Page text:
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I have been, traditionally, a Brazil fan. I don’t remember since when, but I still did occasionally like Argentina. Although that was more due to a certain Diego Maradona. But ever since the departure of that colourful Argentinian my loyalties became pretty much concrete – with the Selecao.
Until this tournament.
Don’t get me wrong. I would still continue to admire and support the Brazilians. There is far too much joy in their game to push you from supporting them. Even their spectacular flop last summer did little to budge me on to another team. (Yes, in international football it is okay to switch loyalties, at times) But in this tournament, the Argentinians showed the kind of free flowing football that would make anyone drool. But it wasn’t so much for the pretty-ness of the Albiceleste as much as it was for the dourness of the Brazilians, that made me start liking the Argies.
After their horrible performance in the last world cup, I was happy with Dunga’s appointment as head coach, because I thought he would bring the one quality that was terribly lacking in the Brazilians – discipline. Despite his relative inexperience I saw him in the Roy Keane mould. An ex-captain who was inspirational on the field. One who led by example. True, the Brazilian game is usually built on the unbridled enthusiasm and self satisfaction that it gives the players. A chaos. But the successful sides always had a method to the chaos; a small element of discipline that characterized their play. This is what I expected from Dunga.
For the first few months I felt vindicated, in my own imaginary self that is. He was true to what I expected. To him the system was more important than just the individual stars. They did well, dispatching Argentina 2-0 in a friendly. The Copa America was meant to be a place where new young talent were given a run out ahead of the FIFA World Cup qualifying campaign. But the team, shorn of Ronaldinho, Kaka, Adriano and Ronaldo stuttered their way to the final in dour fashion. Whenever they needed a goal, Robinho helped them out.
In contrast, Argentina played like the perfect football team. Discipline and artistry in football is a heavenly marriage, something I’d have loved Brazil to possess. Argentina played like the Arsenal team that knew how to finish, how not to complicate matters in front of goal.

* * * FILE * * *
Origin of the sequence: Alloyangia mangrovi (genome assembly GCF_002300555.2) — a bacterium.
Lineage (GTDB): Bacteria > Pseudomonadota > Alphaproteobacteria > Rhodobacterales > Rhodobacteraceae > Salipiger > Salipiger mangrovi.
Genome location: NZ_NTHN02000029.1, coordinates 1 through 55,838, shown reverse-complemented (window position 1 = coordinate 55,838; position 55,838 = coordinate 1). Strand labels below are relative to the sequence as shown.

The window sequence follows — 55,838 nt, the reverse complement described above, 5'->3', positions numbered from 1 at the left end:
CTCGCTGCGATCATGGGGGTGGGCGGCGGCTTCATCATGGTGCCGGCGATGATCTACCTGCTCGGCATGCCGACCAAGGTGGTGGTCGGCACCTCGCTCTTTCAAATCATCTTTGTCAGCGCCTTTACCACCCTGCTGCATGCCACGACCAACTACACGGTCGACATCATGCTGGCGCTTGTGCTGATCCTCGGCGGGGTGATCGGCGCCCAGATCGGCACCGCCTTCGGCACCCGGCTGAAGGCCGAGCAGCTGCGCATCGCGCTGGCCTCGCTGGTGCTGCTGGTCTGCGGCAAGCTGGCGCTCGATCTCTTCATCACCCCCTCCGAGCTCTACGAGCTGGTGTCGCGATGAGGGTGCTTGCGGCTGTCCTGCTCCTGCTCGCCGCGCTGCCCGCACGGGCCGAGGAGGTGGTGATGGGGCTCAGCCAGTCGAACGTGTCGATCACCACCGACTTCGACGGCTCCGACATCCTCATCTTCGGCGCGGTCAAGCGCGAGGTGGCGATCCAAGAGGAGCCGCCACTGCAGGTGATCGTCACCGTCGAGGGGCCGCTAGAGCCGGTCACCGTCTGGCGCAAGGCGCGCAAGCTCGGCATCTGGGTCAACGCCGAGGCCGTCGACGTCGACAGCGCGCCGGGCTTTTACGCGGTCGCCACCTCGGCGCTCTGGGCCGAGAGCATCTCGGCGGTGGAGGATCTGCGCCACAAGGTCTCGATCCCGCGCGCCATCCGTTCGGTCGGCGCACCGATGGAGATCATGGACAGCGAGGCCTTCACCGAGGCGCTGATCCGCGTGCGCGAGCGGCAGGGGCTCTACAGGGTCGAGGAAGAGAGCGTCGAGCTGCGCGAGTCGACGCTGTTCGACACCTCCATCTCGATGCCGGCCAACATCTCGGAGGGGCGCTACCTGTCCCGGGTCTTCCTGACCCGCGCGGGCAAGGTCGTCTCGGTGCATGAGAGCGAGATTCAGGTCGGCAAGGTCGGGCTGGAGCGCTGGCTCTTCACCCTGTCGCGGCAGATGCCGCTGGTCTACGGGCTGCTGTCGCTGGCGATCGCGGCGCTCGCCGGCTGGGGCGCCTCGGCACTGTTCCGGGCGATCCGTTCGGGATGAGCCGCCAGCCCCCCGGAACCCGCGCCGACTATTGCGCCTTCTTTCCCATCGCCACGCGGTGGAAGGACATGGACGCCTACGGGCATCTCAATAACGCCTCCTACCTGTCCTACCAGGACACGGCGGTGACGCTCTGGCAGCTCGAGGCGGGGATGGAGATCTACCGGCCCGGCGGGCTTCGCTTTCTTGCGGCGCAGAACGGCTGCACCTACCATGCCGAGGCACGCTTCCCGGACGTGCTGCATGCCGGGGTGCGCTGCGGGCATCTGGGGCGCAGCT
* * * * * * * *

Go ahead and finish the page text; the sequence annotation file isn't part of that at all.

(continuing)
In the run-up to the final, while comparing the playing styles of the arch-rivals, Andrew Downie wrote on Soccernet that about best sums up the difference between the two teams, then and now:
That’s the way it has always been. Brazil were the ball players, Argentina the ball winners. Brazil played for the fun of it. Argentina played to win, any way they could. As the old cliché goes, it was happy, dancing samba against weary, melancholic tango.
Today, however, after almost three weeks of what can justifiably be considered the most entertaining international football tournament in recent memory, the tables have been turned.
Argentina are the ones playing the fast-paced, silky soccer that has the crowd on their feet; Brazil are dour, defensive and at times even cynical. When the two old rivals line up in Maracaibo on Sunday in the final of the Copa America, the smart money will be on the men in blue and white. Even the Brazilians know it.
But what really happened in the final that brought about this reversal in fortunes.
Dunga reminded us more like Mourinho – not in haughtiness – but the way he saw Brazil’s performance in the tournament. Especially after the win against Uruguay. Dunga said something to the effect of “If we cannot suffer we cannot become champions”. That rang true in the final. Brazil had sterner tests throughout the tournament. They lost early, something that brings team weaknesses well out in the open. In their first game against Chile, their 3-0 scoreline flattered them. Their defence was stretched in most games. Argentina on the other hand were allowed to play their game. So overpowering they were in all their games that teams had no chance to stretch their defence, which was always going to be their achilles heel. Never for once, were they really tested on that front – not even by Mexico. And that can sometimes prove very important experience in the crunch games.
In the final, Brazil were the tactically smarter team. They throttled Riquelme for space, cutting off service to Messi and Tevez. They had their moments that were few and far between. Alex and Juan were immense in defence. And Brazil’s physical approach proved too much for the Argentinians. The Argentinian defence, for once, was found stretched and their lack of pace was brutally exploited by Dani Alves, the marauding Sevilla full-back who finally came into his own in Brazil’s colours. Once again it reminds you of Arsenal getting thwarted on several occasions by the likes of Bolton and Blackburn.
Brazil’s win was one that was engineered in the dressing room. For once, they played a tactical game, that wasn’t too dour – and wasn’t pretty either – but it got the result Dunga wanted. However, it brought into light another important lesson – on how Argentina can be beaten on the big occasion. In fact, not just Argentina. It’s more of how such teams that don’t have Plan B can be thwarted.
Yes, it can sometimes mean that the team playing prettier football ends up on the losing side. But tactical naivety these days don’t really have too much of a place.
P.S: I’d love for Brazil to bring in a bit of flair though, but the final to me, was an interesting case for perspectives on tactics and pretty football. Of course, Manchester United won the title comfortably playing good football, didn’t they.
Red Ranter writes at the Man Utd blog.